The sixth Augustan region comprised the territory occupied by the Quirinal and the Viminal, which were formally designated ascolles(hills), unlike Rome’s other elevations, which were distinguished asmontes(literally, mountains). Region VI’s boundaries were defined by Region VIII (area of the Fora) and possibly the Argiletum at the south; on the east byVicus Patricius(the present-day Via Urbana) facing Region V, and by its extension, which runs to “Porta Chiusa” in the AurelianWall; on the north by the Aurelian Wall from “Porta Chiusa” to Porta Pinciana; on the west (facing Region VII) byVia Salaria Vetus(=Via...

    (pp. 261-305)

    The term “Campus Martius” in antiquity had different meanings that were determined by the quarter’s various functions and by its historical development. In its widest application, “Campus Martius” designated the entire plain between the Capitoline, the Tiber, and the farthest slopes of the Quirinal and Pincian hills. The section east of the Via Lata, however, was later excluded from the Campus Martius—so much so that in Augustus’s reorganization of the city’s regions, it became Region VII (Via Lata), distinguished from Region IX, in which most of the Campus Martius was contained (see FIG. 2). Moreover, even within Region IX,...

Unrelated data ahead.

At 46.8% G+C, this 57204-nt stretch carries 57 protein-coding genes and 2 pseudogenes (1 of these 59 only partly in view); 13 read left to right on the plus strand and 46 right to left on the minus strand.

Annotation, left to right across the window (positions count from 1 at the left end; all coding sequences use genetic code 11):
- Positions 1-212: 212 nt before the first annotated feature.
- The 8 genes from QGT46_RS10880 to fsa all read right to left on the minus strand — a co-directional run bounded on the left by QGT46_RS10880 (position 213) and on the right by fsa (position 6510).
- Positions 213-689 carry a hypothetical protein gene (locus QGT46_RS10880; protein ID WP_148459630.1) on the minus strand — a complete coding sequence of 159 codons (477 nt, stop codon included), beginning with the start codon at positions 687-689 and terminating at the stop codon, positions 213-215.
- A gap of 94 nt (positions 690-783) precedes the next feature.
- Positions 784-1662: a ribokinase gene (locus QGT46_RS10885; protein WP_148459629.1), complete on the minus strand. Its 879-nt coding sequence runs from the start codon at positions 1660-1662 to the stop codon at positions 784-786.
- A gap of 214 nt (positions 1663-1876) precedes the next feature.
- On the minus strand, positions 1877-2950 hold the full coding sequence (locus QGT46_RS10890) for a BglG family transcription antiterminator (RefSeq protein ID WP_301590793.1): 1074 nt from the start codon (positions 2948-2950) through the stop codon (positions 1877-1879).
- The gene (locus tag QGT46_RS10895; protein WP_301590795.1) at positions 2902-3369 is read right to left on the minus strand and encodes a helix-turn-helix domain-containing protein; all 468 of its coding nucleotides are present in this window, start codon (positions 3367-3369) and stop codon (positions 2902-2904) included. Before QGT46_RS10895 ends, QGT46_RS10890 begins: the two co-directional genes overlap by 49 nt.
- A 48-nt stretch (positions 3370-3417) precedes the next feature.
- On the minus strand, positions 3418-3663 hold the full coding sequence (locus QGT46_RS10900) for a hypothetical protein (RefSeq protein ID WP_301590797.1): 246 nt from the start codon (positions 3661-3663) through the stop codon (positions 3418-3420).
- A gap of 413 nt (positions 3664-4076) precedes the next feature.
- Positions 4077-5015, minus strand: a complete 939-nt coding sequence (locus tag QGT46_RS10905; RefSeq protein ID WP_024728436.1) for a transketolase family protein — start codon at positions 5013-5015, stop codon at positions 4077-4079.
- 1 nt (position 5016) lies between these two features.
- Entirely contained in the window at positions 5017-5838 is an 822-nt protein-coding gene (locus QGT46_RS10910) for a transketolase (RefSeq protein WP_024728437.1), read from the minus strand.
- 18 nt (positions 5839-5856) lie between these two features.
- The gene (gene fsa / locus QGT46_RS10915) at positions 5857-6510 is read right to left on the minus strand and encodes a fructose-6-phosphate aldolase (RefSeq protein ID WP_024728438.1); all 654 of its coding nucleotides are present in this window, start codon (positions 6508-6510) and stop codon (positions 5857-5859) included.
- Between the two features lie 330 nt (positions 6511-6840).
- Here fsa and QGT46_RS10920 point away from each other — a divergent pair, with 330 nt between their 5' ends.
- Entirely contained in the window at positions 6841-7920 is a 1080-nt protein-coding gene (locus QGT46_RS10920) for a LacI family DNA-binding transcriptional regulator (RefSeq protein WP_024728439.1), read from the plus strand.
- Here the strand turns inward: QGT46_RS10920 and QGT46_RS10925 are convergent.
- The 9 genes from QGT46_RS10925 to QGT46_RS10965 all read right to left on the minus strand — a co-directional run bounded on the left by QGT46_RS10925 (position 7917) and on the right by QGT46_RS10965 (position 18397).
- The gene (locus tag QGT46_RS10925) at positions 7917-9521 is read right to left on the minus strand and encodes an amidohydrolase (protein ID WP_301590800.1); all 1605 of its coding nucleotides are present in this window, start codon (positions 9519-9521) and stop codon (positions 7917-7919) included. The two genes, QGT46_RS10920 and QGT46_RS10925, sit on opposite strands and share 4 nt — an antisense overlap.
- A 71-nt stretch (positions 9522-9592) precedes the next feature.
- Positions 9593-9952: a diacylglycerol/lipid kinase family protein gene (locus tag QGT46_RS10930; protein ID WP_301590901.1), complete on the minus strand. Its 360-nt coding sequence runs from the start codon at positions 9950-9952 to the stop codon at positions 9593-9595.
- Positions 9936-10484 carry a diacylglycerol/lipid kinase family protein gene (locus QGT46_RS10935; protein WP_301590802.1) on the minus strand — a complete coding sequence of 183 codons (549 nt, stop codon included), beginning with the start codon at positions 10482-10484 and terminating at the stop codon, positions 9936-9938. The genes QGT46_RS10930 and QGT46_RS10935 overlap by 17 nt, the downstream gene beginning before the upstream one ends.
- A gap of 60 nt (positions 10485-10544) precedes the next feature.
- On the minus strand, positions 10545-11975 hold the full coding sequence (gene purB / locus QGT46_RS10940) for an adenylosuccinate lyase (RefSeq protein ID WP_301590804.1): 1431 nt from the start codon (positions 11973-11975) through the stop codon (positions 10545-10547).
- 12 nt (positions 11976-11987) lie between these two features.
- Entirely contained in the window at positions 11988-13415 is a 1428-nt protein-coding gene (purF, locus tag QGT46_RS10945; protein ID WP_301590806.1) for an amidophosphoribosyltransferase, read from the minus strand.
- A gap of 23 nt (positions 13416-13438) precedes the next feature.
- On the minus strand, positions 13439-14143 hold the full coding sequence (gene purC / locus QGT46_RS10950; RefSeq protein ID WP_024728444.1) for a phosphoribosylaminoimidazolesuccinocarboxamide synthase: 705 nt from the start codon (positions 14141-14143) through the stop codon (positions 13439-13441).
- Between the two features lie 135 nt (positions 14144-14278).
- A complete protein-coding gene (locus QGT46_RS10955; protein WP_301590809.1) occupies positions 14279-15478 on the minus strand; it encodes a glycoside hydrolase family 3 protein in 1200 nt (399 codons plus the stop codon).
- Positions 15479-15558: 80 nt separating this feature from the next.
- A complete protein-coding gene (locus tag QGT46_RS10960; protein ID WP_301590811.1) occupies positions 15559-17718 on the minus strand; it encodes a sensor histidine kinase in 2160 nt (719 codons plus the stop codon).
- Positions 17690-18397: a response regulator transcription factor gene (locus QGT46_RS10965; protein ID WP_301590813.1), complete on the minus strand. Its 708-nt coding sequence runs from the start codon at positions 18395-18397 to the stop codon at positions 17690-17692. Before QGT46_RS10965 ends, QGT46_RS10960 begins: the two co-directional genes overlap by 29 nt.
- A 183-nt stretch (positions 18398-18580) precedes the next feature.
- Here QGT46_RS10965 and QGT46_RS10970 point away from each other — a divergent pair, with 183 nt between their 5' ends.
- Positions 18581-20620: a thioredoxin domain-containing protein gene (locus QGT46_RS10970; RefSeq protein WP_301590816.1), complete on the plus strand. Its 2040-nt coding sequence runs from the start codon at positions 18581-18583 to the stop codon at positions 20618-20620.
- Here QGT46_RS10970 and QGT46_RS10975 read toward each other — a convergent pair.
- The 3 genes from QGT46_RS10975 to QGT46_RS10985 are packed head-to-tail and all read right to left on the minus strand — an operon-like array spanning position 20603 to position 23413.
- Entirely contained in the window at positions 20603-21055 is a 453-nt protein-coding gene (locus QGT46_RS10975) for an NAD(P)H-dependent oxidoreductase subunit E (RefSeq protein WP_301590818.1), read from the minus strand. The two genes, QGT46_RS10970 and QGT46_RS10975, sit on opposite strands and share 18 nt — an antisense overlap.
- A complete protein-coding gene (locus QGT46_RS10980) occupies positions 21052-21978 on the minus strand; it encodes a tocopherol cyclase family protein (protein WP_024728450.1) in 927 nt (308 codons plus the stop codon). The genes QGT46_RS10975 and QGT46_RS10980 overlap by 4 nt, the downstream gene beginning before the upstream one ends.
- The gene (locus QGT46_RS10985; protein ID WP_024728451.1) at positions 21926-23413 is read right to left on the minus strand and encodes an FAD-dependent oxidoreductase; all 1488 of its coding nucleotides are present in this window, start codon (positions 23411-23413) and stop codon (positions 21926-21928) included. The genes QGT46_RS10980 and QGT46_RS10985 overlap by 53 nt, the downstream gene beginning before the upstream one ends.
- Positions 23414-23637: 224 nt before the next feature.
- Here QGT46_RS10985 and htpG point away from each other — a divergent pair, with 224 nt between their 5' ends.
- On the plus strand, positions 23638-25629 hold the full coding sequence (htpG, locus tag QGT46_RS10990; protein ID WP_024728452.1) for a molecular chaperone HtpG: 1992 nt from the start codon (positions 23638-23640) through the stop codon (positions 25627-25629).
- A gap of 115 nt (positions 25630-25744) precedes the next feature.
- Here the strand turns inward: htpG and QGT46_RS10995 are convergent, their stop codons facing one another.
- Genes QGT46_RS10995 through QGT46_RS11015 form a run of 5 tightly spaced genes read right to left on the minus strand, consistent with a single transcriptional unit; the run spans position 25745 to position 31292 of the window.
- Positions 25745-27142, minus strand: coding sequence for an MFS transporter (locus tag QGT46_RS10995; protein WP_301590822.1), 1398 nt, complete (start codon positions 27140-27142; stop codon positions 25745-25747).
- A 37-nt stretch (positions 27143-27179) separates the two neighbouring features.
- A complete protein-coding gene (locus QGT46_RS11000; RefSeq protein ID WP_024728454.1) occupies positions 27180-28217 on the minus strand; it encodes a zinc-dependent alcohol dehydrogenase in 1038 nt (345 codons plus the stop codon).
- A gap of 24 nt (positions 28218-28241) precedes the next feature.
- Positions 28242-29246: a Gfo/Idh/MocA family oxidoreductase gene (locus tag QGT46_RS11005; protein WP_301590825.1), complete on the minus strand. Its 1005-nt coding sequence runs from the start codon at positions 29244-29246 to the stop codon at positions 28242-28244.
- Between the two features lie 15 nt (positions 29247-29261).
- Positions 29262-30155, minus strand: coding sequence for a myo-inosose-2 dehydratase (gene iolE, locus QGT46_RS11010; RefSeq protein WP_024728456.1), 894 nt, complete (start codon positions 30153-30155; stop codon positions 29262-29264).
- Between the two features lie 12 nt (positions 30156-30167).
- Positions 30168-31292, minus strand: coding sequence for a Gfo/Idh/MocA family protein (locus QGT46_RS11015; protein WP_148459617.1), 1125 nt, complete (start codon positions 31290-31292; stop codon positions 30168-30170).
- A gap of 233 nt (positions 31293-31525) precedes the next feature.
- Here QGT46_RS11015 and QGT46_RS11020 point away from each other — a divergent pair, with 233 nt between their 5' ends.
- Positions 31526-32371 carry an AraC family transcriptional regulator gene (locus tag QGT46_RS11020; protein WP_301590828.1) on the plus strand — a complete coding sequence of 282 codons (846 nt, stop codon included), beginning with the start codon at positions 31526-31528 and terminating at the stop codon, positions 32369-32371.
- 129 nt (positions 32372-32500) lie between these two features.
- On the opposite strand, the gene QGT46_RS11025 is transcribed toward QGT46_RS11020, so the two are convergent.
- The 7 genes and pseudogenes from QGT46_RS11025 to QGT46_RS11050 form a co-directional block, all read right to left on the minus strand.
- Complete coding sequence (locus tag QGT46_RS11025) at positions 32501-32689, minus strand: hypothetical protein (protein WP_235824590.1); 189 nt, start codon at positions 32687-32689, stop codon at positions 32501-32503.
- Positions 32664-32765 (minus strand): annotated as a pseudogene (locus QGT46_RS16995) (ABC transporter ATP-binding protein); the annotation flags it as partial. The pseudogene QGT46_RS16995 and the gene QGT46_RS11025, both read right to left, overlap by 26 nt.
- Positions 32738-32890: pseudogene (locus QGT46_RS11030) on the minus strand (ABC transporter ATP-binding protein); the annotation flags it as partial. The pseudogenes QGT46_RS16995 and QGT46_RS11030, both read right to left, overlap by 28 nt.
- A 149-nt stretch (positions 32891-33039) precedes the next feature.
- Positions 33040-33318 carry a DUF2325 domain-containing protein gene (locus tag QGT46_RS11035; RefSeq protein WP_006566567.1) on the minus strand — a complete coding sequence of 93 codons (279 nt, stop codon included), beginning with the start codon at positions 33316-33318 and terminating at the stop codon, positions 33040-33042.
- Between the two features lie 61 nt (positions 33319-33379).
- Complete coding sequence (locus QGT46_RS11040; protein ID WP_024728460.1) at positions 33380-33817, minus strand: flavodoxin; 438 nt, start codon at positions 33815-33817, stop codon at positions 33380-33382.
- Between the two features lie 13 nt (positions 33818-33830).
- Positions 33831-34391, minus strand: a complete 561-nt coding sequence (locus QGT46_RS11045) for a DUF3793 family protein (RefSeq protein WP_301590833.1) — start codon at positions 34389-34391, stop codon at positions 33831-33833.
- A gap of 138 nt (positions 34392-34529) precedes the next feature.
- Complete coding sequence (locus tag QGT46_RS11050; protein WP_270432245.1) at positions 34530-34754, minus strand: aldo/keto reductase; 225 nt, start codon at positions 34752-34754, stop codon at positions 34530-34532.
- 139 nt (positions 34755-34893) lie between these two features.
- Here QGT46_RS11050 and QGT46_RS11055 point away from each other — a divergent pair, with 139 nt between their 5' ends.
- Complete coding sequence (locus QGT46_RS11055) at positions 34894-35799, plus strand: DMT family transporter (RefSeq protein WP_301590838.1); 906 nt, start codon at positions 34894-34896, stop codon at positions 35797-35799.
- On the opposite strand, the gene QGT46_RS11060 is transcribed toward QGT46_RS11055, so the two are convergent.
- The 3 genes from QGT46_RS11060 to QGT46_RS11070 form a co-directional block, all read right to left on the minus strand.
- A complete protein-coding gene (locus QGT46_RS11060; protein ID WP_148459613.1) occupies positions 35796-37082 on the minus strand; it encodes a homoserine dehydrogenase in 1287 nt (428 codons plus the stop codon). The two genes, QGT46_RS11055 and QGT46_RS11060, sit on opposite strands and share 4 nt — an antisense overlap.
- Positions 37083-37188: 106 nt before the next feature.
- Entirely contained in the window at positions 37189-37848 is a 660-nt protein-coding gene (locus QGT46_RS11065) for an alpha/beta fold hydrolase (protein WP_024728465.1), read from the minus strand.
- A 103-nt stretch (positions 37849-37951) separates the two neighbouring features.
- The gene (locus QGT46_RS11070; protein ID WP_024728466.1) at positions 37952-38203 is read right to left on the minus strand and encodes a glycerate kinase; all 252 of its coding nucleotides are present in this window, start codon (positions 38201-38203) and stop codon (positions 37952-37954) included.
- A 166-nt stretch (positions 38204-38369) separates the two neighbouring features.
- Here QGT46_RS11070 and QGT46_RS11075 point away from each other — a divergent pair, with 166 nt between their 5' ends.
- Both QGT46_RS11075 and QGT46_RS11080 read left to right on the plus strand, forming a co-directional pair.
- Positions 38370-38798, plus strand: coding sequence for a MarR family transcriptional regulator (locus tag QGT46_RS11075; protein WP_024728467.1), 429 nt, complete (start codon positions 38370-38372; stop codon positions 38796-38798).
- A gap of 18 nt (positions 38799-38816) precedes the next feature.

(pp. 307-331)

    The lowland between the Tiber and the hills nearest the river (Capitoline, Palatine, and Aventine) was of fundamental importance from Rome’s origins and perhaps even earlier. Rome’s very existence cannot be explained without taking into account the early function of this strip of land along the river. It was here, in fact, that the two main traffic arteries of central Italy crossed: the Tiber itself, which was navigable from its mouth almost as far as Orte, and one of the northsouth roads, running from Etruria to Campania; the road arrived at the point where the Tiber Island, the location of...

    (pp. 333-363)

    The Aventine is Rome’s southernmost hill and the one closest to the Tiber. The hill’s steep slopes, which isolated it to a large extent from its surroundings, and its proximity to the river had a profound influence on its history, which was closely bound with the struggle of the plebs. Its original name may have beenMons Murcus,a name reflected in the nearby VallisMurcia and in an ancient shrine belonging to the goddess Murcia, who was probably later identified with Fortuna Virilis and Venus Verticordia.

    We do not know when the Aventine was first inhabited. According to one plausible...

    (pp. 365-401)